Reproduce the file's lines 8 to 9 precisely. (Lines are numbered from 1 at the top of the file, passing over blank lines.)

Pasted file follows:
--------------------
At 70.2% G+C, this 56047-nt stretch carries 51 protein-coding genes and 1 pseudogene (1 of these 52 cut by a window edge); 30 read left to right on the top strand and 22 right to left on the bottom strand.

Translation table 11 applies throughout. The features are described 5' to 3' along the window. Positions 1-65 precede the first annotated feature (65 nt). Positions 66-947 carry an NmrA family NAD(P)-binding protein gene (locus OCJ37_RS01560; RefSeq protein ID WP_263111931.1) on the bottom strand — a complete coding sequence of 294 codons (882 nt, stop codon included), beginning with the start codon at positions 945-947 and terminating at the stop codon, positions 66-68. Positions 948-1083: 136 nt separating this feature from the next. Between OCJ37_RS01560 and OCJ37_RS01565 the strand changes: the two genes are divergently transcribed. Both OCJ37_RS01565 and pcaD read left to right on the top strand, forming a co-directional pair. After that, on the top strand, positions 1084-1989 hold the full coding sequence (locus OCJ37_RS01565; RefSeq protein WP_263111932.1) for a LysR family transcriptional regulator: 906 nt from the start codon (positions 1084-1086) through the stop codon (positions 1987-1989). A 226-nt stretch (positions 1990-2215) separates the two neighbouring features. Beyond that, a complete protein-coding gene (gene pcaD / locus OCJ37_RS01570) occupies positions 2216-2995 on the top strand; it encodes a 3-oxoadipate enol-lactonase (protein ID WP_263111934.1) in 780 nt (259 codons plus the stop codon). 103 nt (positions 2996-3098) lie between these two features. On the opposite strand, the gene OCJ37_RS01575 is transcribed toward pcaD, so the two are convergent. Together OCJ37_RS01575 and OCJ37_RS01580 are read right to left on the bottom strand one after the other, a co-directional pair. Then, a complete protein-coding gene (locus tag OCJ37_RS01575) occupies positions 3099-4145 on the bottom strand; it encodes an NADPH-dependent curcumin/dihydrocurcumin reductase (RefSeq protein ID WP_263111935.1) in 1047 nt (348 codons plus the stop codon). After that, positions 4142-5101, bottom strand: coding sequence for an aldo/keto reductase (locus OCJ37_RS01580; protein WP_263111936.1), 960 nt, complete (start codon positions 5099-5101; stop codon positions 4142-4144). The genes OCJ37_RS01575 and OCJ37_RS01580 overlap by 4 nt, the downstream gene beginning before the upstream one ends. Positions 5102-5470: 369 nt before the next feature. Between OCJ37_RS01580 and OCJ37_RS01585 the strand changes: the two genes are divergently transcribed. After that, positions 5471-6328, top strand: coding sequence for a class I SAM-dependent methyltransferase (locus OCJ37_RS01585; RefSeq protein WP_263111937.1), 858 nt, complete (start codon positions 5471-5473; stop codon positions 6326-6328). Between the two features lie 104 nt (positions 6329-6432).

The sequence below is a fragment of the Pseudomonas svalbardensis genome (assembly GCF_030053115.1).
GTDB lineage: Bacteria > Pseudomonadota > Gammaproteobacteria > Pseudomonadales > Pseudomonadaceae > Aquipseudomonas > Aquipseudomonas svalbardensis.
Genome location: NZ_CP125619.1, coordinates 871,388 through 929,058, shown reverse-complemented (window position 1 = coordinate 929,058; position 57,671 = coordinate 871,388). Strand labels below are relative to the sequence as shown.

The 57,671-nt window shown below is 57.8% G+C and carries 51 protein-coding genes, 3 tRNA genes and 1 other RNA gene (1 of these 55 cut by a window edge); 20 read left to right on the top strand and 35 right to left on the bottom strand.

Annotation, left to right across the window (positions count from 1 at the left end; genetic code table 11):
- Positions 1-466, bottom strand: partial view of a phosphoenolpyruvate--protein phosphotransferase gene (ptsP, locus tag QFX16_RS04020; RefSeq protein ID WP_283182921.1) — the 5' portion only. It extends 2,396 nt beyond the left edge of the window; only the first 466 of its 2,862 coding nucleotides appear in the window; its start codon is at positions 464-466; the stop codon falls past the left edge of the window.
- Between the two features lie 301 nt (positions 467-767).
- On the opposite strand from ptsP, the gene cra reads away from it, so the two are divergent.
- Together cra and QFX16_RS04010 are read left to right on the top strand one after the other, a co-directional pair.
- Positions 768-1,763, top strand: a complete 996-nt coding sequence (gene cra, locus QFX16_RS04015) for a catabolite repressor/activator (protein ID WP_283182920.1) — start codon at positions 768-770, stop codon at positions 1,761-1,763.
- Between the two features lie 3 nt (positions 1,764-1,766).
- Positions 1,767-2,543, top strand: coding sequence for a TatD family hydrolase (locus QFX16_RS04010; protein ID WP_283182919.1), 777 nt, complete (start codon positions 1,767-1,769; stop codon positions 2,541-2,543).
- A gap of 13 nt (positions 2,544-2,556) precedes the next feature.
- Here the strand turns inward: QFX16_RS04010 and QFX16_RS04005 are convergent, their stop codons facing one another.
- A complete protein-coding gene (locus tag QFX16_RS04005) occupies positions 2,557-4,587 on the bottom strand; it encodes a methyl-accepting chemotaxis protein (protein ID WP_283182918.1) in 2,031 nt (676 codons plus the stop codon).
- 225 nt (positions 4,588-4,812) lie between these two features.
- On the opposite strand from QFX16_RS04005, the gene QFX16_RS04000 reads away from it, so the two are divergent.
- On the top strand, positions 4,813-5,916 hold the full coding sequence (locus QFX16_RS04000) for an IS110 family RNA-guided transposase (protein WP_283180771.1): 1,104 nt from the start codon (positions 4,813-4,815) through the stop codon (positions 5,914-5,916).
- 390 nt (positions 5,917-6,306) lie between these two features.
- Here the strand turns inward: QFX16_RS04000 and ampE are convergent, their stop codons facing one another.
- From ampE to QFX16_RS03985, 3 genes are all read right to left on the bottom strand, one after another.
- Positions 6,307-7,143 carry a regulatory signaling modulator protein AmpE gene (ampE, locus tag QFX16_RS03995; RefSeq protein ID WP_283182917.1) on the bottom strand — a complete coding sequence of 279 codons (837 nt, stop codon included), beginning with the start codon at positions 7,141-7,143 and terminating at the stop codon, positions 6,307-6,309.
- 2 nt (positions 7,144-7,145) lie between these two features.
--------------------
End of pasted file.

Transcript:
- Positions 1-466, bottom strand: partial view of a phosphoenolpyruvate--protein phosphotransferase gene (ptsP, locus tag QFX16_RS04020; RefSeq protein ID WP_283182921.1) — the 5' portion only. It extends 2,396 nt beyond the left edge of the window; only the first 466 of its 2,862 coding nucleotides appear in the window; its start codon is at positions 464-466; the stop codon falls past the left edge of the window.
- Between the two features lie 301 nt (positions 467-767).